The death knell has been sounding for some time. Traditional media is in deep decline. Viewership, listenership and readership figures are on the slide as consumers turn to social media and podcasts for their daily content fix.
Historically, the national media was positioned as the gatekeeper of information. It had a strangle hold on the distribution of and access to print and broadcast content. But the unstoppable march of social media and technology has produced a highly fragmented and diverse media market. So much so, we have long reached the tipping point where consumers are bypassing traditional media and getting their information where, when and how they want.
So, while businesses still crave coverage in national newspapers and on our radio and television channels, the value of such coverage is constantly diminishing. As the average person now spends about five years of their life on social media, this is hardly surprising.
Coverage in The Irish Times or Irish Independent is no longer the Holy Grail it once was. Just as an appearance on The Late Late Show now reaches a fraction of the audience it once did. Relying on such one-off shotgun blasts of coverage is no longer enough. Public relations campaigns and media communications have to be more diverse and inventive in order to ensure audiences are properly targeted.
Information has been democratised, thus releasing the national media’s strangle hold on the distribution of news content. As we have seen from Brexit and Donald Trump’s election, social media is the undisputed champion of influencing public opinion.
The rise of social media, and the willingness of social media giants like Facebook to gather huge amounts of data on its users, has helped empower businesses to develop a direct dialogue with their customers. They are no longer reliant on the media to act as the middleman when it comes to delivering messages to key target audiences. Hence, they need to take a more central and decisive role in communicating key messages to their public.
While a company communicating directly with customers is nothing new, the advance of social media has revolutionised this relationship and has helped develop an informal two-way dialogue.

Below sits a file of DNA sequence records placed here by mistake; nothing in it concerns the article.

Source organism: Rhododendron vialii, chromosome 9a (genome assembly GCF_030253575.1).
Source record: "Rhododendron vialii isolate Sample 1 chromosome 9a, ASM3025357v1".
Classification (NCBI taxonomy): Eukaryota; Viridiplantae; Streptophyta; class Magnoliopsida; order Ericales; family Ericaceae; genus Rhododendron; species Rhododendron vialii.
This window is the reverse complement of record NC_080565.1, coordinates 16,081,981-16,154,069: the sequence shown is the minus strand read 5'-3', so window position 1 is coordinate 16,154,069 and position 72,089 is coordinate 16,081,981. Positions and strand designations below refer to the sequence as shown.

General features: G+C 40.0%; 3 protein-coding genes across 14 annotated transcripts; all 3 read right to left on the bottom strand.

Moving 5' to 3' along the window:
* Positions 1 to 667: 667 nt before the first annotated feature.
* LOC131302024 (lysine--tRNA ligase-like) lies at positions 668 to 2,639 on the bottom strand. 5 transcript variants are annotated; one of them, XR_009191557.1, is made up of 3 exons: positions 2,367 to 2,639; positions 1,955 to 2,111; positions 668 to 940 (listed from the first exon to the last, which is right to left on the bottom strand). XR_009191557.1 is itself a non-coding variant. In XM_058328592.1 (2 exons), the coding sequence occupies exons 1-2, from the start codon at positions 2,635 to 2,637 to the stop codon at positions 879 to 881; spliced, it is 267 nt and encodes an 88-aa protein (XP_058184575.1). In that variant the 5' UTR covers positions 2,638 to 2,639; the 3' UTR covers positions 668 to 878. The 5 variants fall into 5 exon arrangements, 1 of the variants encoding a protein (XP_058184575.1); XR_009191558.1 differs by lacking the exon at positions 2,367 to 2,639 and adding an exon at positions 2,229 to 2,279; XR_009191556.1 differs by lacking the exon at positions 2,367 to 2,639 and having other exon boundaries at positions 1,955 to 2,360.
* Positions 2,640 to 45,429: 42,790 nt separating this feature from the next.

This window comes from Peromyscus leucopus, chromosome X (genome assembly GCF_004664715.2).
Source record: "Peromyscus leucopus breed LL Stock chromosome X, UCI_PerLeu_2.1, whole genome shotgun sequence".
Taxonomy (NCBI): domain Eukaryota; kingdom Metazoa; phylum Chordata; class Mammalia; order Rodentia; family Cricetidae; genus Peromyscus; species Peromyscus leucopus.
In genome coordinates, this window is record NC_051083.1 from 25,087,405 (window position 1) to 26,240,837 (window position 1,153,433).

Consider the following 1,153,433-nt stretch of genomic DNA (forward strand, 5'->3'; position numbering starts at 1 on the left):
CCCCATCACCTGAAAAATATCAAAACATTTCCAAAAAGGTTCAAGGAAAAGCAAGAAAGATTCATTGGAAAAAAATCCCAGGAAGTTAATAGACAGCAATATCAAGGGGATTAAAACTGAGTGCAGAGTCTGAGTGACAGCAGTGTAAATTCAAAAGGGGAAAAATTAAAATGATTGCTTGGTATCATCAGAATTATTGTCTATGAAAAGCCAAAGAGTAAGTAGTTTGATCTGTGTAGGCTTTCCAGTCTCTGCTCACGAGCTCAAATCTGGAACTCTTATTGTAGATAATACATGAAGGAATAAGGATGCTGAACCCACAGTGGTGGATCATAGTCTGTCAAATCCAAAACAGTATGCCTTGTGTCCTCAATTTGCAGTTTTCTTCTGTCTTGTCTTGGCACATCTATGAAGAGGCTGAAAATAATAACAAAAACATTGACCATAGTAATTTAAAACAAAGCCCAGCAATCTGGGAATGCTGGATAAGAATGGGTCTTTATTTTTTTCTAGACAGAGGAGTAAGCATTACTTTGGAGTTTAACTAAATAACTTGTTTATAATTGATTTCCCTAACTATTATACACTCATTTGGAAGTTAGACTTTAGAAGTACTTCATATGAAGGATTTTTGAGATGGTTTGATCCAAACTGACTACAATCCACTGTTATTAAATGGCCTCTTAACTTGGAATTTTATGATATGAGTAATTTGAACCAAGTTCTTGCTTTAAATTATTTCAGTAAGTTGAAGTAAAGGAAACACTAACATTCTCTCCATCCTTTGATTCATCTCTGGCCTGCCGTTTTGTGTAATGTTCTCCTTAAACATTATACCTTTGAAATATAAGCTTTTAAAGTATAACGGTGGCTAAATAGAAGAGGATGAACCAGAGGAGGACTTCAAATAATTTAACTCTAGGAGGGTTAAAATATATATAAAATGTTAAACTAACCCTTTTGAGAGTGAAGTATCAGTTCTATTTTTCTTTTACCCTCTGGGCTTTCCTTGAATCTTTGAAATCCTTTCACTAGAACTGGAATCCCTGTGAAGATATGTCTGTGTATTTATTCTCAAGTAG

The likes of Facebook and Twitter provide a vast array of opportunities to interact with consumers in interesting, entertaining and engaging ways. Such interaction, unlike traditional media, is highly transparent and measurable, and can be tied in with advertising, marketing and public relations campaigns.
But it comes with a health warning. Firstly, it is not just a case of cramming your direct marketing and public relations content into social media channels.
While creating dialogue on social media is ultimately an attempt to gain awareness, build influence and generate business, it has to be underpinned by meaningful customer communications. Your role as a publisher of content should not be built around product information. Your audience will quickly tire of sales and marketing blurb and will soon vanish. The content has to be meaningful, useful or entertaining.
Secondly, social media is something that if not correctly resourced or managed can be fraught with potential disaster . Like any public relations undertaking it requires an ongoing commitment. Communication with your customers should not happen once a week or twice a month or according to your schedule. It has to be a flexible, continuous and evolving process.
For many businesses blogging is a more manageable introduction to direct, two-way interaction with consumers. Like social media, the cost of entry is minimal and it gives you the ability to listen, learn and react. The fact is, boring, one-way static websites just don’t cut it anymore in the age of interactive social media content. Customers demand more.
The good news is now businesses can manage their own social media channels rather than relying on traditional media manage. So whether through customer magazines, websites, Facebook, Instagram or blogging, it is now the message not the media that is the key.
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